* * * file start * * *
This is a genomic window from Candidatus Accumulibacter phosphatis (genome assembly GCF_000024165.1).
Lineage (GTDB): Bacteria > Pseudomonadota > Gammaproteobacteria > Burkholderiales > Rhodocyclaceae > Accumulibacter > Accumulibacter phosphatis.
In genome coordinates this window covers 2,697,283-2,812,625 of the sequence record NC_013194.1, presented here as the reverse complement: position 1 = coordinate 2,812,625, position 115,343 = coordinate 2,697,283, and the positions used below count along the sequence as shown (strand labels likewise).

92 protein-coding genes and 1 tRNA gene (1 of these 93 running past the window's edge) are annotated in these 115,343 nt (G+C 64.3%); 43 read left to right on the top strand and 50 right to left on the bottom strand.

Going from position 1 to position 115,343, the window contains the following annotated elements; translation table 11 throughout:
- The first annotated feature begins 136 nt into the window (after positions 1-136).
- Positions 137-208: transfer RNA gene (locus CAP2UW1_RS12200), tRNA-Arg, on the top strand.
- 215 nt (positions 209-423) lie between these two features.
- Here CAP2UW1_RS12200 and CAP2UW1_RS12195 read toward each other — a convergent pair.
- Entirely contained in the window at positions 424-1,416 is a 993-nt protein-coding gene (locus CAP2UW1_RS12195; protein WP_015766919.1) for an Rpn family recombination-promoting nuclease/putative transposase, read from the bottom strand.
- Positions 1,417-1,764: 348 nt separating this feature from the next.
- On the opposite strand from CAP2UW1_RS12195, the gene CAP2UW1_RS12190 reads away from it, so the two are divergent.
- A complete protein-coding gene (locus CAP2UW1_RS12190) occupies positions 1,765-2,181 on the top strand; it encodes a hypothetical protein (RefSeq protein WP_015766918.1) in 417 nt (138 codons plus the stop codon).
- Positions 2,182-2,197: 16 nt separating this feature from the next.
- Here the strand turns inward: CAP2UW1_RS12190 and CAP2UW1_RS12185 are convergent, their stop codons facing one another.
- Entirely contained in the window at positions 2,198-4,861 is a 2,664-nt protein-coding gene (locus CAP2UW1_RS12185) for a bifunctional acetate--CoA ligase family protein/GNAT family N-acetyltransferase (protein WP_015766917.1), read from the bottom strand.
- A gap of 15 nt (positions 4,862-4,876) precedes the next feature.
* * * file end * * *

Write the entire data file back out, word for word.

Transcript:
This is a genomic window from Candidatus Accumulibacter phosphatis (genome assembly GCF_000024165.1).
Lineage (GTDB): Bacteria > Pseudomonadota > Gammaproteobacteria > Burkholderiales > Rhodocyclaceae > Accumulibacter > Accumulibacter phosphatis.
In genome coordinates this window covers 2,697,283-2,812,625 of the sequence record NC_013194.1, presented here as the reverse complement: position 1 = coordinate 2,812,625, position 115,343 = coordinate 2,697,283, and the positions used below count along the sequence as shown (strand labels likewise).

92 protein-coding genes and 1 tRNA gene (1 of these 93 running past the window's edge) are annotated in these 115,343 nt (G+C 64.3%); 43 read left to right on the top strand and 50 right to left on the bottom strand.

Going from position 1 to position 115,343, the window contains the following annotated elements; translation table 11 throughout:
- The first annotated feature begins 136 nt into the window (after positions 1-136).
- Positions 137-208: transfer RNA gene (locus CAP2UW1_RS12200), tRNA-Arg, on the top strand.
- 215 nt (positions 209-423) lie between these two features.
- Here CAP2UW1_RS12200 and CAP2UW1_RS12195 read toward each other — a convergent pair.
- Entirely contained in the window at positions 424-1,416 is a 993-nt protein-coding gene (locus CAP2UW1_RS12195; protein WP_015766919.1) for an Rpn family recombination-promoting nuclease/putative transposase, read from the bottom strand.
- Positions 1,417-1,764: 348 nt separating this feature from the next.
- On the opposite strand from CAP2UW1_RS12195, the gene CAP2UW1_RS12190 reads away from it, so the two are divergent.
- A complete protein-coding gene (locus CAP2UW1_RS12190) occupies positions 1,765-2,181 on the top strand; it encodes a hypothetical protein (RefSeq protein WP_015766918.1) in 417 nt (138 codons plus the stop codon).
- Positions 2,182-2,197: 16 nt separating this feature from the next.
- Here the strand turns inward: CAP2UW1_RS12190 and CAP2UW1_RS12185 are convergent, their stop codons facing one another.
- Entirely contained in the window at positions 2,198-4,861 is a 2,664-nt protein-coding gene (locus CAP2UW1_RS12185) for a bifunctional acetate--CoA ligase family protein/GNAT family N-acetyltransferase (protein WP_015766917.1), read from the bottom strand.
- A gap of 15 nt (positions 4,862-4,876) precedes the next feature.